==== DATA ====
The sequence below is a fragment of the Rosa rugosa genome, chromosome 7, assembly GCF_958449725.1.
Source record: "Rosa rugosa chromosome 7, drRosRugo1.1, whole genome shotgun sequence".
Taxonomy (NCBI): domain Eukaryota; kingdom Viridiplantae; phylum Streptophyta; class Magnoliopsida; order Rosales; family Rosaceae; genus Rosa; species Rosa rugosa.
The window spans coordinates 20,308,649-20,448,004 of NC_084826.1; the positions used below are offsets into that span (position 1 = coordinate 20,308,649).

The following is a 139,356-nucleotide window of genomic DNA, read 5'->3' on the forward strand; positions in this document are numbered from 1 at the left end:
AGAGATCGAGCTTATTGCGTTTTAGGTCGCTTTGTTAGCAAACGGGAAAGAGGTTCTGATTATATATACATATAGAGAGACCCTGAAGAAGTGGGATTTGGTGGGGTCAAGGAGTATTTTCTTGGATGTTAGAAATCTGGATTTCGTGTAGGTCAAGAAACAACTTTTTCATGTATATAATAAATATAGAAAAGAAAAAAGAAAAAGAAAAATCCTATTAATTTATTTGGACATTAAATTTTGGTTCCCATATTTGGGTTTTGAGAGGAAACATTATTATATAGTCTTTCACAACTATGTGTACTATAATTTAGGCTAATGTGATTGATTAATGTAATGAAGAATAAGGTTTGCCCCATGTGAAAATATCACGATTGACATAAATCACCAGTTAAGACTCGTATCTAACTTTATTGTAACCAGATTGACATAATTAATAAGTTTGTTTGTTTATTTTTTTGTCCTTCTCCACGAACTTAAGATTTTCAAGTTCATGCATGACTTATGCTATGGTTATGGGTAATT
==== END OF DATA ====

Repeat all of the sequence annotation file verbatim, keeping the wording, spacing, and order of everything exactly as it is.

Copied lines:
The sequence below is a fragment of the Rosa rugosa genome, chromosome 7, assembly GCF_958449725.1.
Source record: "Rosa rugosa chromosome 7, drRosRugo1.1, whole genome shotgun sequence".
Taxonomy (NCBI): domain Eukaryota; kingdom Viridiplantae; phylum Streptophyta; class Magnoliopsida; order Rosales; family Rosaceae; genus Rosa; species Rosa rugosa.
The window spans coordinates 20,308,649-20,448,004 of NC_084826.1; the positions used below are offsets into that span (position 1 = coordinate 20,308,649).

The following is a 139,356-nucleotide window of genomic DNA, read 5'->3' on the forward strand; positions in this document are numbered from 1 at the left end:
AGAGATCGAGCTTATTGCGTTTTAGGTCGCTTTGTTAGCAAACGGGAAAGAGGTTCTGATTATATATACATATAGAGAGACCCTGAAGAAGTGGGATTTGGTGGGGTCAAGGAGTATTTTCTTGGATGTTAGAAATCTGGATTTCGTGTAGGTCAAGAAACAACTTTTTCATGTATATAATAAATATAGAAAAGAAAAAAGAAAAAGAAAAATCCTATTAATTTATTTGGACATTAAATTTTGGTTCCCATATTTGGGTTTTGAGAGGAAACATTATTATATAGTCTTTCACAACTATGTGTACTATAATTTAGGCTAATGTGATTGATTAATGTAATGAAGAATAAGGTTTGCCCCATGTGAAAATATCACGATTGACATAAATCACCAGTTAAGACTCGTATCTAACTTTATTGTAACCAGATTGACATAATTAATAAGTTTGTTTGTTTATTTTTTTGTCCTTCTCCACGAACTTAAGATTTTCAAGTTCATGCATGACTTATGCTATGGTTATGGGTAATT